LETTER: Younger generation more positive than older

A Ponoka News readers speaks to world issues and the positivity that comes from youth

Dear Editor,

Climate change, unpredictable weather, smoke filled summers, floods and devastation — all this would lead us to fear for our future and the quality of the lives of our children and grandchildren.

It doesn’t help that the president of the most powerful country denies the urgency of these threats.

Events that human beings have endured in the last century though and the optimism of millennials give us hope.

Nobody can deny the devastation of two world wars in the 20th century. Sixteen million people died in the First World War. The number of both civilian and military casualties in that war is estimated to be around 37 million people.

The estimates for the Second World War deaths are even higher. Fifty million to more than 80 million people are estimated to have died. These numbers stagger the imagination.

Yet the rebuilding of Europe, the emergence of post-war Germany and Japan as economic powerhouses suggest a dramatic recovery after massive devastation. Even more startling is the emergence of China as the chief economic rival to the U.S. in a matter of a few decades in the late 20 century. This after an estimated 45 million people died in China the result of a famine during Mao Zedong’s Great Leap Forward in the later 1950s and early ’60s.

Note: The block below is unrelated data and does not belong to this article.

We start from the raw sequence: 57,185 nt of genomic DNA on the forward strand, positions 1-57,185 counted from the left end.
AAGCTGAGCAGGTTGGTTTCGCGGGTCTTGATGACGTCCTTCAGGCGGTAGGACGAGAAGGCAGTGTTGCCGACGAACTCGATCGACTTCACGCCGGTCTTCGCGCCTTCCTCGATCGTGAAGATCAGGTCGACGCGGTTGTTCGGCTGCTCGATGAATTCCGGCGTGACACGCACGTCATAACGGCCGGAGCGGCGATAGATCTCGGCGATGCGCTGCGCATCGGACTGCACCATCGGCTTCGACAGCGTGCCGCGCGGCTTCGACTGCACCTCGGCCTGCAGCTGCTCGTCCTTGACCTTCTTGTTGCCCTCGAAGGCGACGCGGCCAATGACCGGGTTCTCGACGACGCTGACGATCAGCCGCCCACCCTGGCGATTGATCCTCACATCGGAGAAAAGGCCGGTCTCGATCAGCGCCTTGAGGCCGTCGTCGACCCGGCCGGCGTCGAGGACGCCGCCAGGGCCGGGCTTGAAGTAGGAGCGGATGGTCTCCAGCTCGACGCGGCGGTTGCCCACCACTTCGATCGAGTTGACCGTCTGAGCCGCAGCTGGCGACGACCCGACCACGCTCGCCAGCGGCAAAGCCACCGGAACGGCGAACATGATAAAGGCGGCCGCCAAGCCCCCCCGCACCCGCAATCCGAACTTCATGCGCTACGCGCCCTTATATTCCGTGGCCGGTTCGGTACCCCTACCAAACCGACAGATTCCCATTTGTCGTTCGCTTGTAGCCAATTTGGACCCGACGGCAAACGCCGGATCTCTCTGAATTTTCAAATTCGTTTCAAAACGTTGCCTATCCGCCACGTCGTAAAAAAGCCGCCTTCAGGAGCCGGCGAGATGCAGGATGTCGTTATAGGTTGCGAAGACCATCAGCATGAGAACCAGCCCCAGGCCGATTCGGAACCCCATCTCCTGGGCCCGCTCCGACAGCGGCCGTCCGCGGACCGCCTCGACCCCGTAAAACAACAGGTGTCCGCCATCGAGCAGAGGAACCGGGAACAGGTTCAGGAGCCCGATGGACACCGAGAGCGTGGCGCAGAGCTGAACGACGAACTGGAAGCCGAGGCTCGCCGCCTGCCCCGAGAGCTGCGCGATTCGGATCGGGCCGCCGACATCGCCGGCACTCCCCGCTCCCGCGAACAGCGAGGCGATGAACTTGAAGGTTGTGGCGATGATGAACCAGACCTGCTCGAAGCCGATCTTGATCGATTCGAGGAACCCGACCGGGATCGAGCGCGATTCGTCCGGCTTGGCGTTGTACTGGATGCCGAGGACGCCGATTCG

A survey in addition seems to confirm that the future looks bright in the hands of the generation now coming of age. The survey, conducted by Ipsos and funded by the Bill and Melinda Gates Foundation, found young people across all countries were more optimistic than adults.

In fact more than nine in 10 teenagers in Kenya, Mexico, China, Nigeria and India reported feeling positive about their futures. That is an interesting contrast to the young people in long established and economically robust countries like Sweden and France. There the pessimism among young people is the highest of all countries surveyed.

We’ll have to wait and see how and when this optimism bears fruit. It is a subject not frequently discussed or promoted and yet It is a vital ingredient in pursuing new ideas with energy and hopefulness.

George Jason

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